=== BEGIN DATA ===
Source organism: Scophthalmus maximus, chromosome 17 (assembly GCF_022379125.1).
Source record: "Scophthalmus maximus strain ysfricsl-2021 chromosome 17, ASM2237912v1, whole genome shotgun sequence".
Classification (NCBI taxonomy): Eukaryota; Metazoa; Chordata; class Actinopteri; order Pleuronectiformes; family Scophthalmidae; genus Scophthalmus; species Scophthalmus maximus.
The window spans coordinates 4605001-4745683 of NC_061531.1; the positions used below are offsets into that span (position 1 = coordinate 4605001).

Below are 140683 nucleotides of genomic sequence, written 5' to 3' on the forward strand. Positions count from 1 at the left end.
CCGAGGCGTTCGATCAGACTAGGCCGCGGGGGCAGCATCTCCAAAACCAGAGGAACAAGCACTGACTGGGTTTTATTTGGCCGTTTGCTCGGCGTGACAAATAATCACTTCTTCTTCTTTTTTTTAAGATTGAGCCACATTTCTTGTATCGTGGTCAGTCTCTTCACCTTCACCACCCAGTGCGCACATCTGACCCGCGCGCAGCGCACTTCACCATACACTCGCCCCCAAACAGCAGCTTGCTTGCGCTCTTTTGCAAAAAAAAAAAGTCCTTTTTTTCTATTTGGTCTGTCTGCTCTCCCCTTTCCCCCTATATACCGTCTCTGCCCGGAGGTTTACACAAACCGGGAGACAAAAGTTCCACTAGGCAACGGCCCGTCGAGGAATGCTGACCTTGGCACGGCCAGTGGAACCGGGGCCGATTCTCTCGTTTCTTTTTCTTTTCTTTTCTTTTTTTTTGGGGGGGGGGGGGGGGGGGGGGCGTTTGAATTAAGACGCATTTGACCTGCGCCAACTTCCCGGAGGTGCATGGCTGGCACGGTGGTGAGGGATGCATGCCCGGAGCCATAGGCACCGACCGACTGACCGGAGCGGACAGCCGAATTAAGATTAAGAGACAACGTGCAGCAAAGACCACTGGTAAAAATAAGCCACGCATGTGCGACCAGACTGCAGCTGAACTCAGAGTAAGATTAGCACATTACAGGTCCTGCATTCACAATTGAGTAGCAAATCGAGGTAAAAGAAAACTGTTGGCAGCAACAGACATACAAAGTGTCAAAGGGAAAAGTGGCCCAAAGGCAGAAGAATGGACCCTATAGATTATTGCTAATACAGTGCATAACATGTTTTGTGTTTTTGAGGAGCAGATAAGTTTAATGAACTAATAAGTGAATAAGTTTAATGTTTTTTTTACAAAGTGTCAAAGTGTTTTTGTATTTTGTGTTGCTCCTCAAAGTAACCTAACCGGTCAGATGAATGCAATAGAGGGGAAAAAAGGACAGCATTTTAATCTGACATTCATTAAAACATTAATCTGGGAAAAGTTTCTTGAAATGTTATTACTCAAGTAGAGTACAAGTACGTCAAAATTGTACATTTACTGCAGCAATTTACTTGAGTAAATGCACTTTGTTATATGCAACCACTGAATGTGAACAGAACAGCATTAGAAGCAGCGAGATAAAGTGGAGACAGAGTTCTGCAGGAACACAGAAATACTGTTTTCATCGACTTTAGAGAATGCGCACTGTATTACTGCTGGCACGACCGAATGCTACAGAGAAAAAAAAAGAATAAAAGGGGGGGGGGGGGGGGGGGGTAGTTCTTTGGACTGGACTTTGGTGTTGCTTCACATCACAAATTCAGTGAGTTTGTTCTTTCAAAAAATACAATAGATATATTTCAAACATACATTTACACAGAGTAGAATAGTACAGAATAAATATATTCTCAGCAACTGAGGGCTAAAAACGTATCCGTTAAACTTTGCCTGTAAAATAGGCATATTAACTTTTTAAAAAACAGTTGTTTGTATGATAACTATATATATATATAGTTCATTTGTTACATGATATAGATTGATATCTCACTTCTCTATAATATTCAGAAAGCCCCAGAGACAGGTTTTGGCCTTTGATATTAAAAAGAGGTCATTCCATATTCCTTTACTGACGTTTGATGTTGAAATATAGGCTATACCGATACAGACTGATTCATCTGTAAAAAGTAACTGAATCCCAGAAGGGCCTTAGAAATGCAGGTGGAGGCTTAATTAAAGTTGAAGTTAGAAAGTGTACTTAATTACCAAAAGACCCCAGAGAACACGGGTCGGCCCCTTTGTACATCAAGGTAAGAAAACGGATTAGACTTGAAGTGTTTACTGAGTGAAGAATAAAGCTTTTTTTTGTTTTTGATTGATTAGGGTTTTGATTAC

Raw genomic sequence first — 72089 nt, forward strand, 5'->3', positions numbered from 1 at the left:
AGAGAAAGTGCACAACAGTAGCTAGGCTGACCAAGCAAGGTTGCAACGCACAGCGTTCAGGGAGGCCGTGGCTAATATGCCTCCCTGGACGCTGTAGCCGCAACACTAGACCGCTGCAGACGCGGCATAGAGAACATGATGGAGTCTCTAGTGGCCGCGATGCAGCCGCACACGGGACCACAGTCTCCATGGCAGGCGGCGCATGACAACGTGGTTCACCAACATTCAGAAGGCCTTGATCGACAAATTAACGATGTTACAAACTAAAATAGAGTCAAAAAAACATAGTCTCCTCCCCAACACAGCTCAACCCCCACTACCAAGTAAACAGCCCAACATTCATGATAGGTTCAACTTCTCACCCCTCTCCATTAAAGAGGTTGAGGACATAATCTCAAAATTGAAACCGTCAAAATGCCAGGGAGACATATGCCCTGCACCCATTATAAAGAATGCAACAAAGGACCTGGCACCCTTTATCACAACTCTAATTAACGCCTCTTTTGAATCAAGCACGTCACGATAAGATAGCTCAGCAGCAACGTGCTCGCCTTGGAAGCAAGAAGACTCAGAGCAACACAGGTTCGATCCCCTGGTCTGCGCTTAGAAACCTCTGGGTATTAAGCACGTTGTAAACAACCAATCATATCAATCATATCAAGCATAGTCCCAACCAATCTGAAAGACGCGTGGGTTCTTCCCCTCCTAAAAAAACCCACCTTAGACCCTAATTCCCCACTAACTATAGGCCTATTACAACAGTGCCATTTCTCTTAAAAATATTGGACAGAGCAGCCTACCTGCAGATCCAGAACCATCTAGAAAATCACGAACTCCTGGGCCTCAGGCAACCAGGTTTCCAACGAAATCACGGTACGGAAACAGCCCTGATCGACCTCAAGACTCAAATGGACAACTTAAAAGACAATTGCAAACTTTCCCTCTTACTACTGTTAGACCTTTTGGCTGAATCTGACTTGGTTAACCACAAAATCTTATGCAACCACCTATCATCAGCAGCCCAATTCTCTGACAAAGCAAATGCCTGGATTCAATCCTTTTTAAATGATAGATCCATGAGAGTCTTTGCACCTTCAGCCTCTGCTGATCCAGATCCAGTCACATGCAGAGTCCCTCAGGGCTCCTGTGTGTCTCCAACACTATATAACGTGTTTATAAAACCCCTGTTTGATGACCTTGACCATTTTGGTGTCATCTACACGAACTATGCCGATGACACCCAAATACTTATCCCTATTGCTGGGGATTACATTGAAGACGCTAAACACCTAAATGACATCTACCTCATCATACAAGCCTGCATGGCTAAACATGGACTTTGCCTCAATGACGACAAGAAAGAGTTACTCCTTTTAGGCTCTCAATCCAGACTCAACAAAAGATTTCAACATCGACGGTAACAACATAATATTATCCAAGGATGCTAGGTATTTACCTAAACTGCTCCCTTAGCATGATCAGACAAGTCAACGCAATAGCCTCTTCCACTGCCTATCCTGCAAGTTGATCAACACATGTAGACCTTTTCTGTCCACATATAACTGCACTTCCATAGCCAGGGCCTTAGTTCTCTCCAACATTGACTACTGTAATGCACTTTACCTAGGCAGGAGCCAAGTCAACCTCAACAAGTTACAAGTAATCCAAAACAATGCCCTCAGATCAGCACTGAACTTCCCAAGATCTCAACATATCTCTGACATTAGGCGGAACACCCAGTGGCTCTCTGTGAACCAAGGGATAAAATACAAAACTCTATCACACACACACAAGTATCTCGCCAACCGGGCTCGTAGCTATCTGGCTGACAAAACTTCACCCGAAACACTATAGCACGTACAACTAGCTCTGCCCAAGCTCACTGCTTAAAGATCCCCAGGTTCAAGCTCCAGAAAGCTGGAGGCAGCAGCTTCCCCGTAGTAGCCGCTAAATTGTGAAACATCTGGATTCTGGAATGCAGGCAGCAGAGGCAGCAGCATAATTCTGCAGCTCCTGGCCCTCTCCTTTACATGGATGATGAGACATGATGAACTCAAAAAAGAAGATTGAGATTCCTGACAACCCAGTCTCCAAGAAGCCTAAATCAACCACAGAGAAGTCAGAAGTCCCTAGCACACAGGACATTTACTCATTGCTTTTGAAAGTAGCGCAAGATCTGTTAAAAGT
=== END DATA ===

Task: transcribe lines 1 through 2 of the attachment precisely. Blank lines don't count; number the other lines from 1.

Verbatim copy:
Source organism: Scophthalmus maximus, chromosome 17 (assembly GCF_022379125.1).
Source record: "Scophthalmus maximus strain ysfricsl-2021 chromosome 17, ASM2237912v1, whole genome shotgun sequence".